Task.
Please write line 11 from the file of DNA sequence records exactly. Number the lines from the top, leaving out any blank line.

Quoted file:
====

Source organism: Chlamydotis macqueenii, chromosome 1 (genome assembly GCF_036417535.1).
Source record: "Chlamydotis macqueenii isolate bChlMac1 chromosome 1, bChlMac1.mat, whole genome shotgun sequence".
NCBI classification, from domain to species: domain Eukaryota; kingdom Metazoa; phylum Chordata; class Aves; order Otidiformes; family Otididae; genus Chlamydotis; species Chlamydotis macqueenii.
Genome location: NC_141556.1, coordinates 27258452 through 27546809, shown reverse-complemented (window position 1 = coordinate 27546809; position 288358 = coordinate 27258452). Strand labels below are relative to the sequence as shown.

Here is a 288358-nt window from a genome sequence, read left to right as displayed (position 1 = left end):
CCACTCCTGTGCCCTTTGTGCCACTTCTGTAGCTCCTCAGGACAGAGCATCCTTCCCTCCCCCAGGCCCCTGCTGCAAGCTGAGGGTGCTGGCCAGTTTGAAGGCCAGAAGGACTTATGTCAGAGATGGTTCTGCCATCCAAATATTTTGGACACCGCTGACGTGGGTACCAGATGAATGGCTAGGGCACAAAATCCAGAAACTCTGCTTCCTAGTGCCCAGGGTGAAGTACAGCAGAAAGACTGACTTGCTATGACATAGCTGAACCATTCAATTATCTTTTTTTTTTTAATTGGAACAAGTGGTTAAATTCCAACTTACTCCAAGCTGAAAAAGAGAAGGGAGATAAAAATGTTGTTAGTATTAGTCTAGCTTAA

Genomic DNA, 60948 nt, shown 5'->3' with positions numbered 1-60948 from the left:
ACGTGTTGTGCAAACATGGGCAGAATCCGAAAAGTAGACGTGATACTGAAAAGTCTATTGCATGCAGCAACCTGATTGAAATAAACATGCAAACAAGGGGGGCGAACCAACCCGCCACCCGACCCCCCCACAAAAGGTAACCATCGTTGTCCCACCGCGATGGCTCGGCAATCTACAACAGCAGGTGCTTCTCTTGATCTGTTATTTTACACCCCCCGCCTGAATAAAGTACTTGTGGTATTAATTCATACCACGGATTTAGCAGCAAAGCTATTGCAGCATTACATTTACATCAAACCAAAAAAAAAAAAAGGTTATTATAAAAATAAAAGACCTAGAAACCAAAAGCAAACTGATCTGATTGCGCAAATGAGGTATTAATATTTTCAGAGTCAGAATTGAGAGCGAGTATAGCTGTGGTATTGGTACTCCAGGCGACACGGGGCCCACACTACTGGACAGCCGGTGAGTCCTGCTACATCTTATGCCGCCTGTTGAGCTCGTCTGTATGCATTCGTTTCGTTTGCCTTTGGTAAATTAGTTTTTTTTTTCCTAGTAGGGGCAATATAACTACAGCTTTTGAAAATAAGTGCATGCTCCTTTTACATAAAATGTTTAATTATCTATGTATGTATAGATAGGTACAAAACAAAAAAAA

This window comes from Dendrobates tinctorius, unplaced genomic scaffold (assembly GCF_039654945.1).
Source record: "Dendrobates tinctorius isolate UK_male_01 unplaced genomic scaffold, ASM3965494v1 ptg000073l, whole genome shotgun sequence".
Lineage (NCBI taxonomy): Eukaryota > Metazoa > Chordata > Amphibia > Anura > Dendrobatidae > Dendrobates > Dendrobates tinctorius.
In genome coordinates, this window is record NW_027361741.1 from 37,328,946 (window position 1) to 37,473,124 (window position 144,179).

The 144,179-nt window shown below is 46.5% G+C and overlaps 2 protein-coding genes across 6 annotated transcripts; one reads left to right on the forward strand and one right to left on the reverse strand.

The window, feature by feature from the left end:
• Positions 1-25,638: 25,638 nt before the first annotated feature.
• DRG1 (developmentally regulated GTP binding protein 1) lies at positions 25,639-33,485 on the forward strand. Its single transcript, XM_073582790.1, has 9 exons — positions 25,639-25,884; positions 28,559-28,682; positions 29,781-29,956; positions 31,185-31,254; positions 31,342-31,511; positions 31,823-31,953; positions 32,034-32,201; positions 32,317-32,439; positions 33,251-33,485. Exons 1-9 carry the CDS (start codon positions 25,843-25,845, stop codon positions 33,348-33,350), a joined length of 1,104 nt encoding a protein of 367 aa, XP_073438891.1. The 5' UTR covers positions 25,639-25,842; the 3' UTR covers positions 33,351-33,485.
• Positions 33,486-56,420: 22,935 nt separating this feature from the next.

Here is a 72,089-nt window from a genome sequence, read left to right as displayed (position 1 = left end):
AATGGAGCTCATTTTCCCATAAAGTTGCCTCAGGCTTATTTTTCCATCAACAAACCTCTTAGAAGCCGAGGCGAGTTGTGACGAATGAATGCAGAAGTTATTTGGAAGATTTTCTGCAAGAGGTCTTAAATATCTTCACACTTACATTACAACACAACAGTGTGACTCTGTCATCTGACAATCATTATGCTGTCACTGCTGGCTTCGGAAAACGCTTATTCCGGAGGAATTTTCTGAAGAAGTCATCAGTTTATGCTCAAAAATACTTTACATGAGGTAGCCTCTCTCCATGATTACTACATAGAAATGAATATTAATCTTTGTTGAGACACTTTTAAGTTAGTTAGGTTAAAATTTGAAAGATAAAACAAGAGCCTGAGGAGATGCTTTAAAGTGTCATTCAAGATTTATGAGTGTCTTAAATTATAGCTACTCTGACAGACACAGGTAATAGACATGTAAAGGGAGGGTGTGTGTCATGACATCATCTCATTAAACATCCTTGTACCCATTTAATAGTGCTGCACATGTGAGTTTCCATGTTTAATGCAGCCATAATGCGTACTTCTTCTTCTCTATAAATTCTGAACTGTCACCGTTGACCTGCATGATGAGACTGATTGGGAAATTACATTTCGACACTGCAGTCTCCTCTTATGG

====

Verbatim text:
Lineage (NCBI taxonomy): Eukaryota > Metazoa > Chordata > Amphibia > Anura > Dendrobatidae > Dendrobates > Dendrobates tinctorius.